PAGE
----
Nigeria’s finance minister, Kemi Adeosun has been especially vocal.

We want to build a coal power plant because we are a country blessed with coal. However, we are being blocked from doing so, because it is not green,” she said.

This is not fair because they have an entire western industrialisation that was built on coal-fired energy.

This is the competitive advantage that was used to develop Europe, yet now that Nigeria wants to do it, they say it’s not green, so we cannot. They suggest that we use solar and wind, which is the more expensive.”

Adeosun agrees with Patel about Africa pulling itself out of poverty.

Yes, Africa must invest in its infrastructure,” she said, “but we must also make sure that the playing field is level.”

Kim had some good news. The number of people living in poverty, he said, was falling. But last week the South African Institute for Security Studies issued a paper showing the opposite. Their research, distributed at the summit, suggests poverty is rising and will do for years to come and that Africans are not only short of electricity but also water and sanitation.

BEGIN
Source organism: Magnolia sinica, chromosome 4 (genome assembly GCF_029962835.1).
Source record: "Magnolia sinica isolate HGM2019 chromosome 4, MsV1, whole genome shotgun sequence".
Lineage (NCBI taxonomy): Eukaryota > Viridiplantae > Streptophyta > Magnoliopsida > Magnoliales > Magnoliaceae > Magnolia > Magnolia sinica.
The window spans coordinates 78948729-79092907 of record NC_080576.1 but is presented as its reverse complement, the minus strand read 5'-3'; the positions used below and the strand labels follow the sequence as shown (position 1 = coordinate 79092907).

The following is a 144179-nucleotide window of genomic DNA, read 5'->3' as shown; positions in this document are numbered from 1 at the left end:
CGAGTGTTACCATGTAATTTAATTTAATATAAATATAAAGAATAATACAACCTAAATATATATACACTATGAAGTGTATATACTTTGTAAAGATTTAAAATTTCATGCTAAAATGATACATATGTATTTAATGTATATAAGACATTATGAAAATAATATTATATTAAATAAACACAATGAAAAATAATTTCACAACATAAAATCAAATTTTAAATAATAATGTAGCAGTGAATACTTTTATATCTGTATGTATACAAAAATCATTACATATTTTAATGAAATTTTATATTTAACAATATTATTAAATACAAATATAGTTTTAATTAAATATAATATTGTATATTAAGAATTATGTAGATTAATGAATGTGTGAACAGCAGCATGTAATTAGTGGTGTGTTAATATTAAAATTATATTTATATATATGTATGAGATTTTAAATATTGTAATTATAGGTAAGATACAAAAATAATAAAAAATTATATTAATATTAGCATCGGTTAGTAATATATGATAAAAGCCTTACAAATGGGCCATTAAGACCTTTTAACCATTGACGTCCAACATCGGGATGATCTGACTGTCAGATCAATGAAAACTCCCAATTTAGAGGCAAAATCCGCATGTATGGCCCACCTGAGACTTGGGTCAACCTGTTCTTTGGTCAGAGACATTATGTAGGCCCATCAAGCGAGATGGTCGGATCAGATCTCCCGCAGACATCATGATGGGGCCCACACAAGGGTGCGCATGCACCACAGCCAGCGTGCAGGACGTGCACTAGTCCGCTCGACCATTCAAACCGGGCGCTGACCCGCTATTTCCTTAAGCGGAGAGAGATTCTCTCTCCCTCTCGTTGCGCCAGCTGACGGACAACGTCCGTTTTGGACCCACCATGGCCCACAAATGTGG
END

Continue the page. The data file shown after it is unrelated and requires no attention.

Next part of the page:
Watt-for-watt, Kim said renewables were now cheaper than dams, oil, gas or coal. That may be true, but another report showed a gap in the logic. Wind and solar only work in the right weather, on average 40% of the time. Conventional methods work 24/7 bar a few hours for maintenance. Factor that in, and the price of green energy can jump by 250%.

The stand-off with Donald Trump wasn’t just over funding. He has made clear his objection to China being at the receiving end of huge World Bank loans when it has an economy second-only in size of the US. Difficult to explain when China has around 700 new coal projects at home and abroad either planned or under way.

If activists, protest groups and NGOs paid the bills, Kim would have nothing to worry about. Outside the conference, there were placards and pamphlets, DVDs and fridge magnets for every cause, notably climate change and more aid to Africa.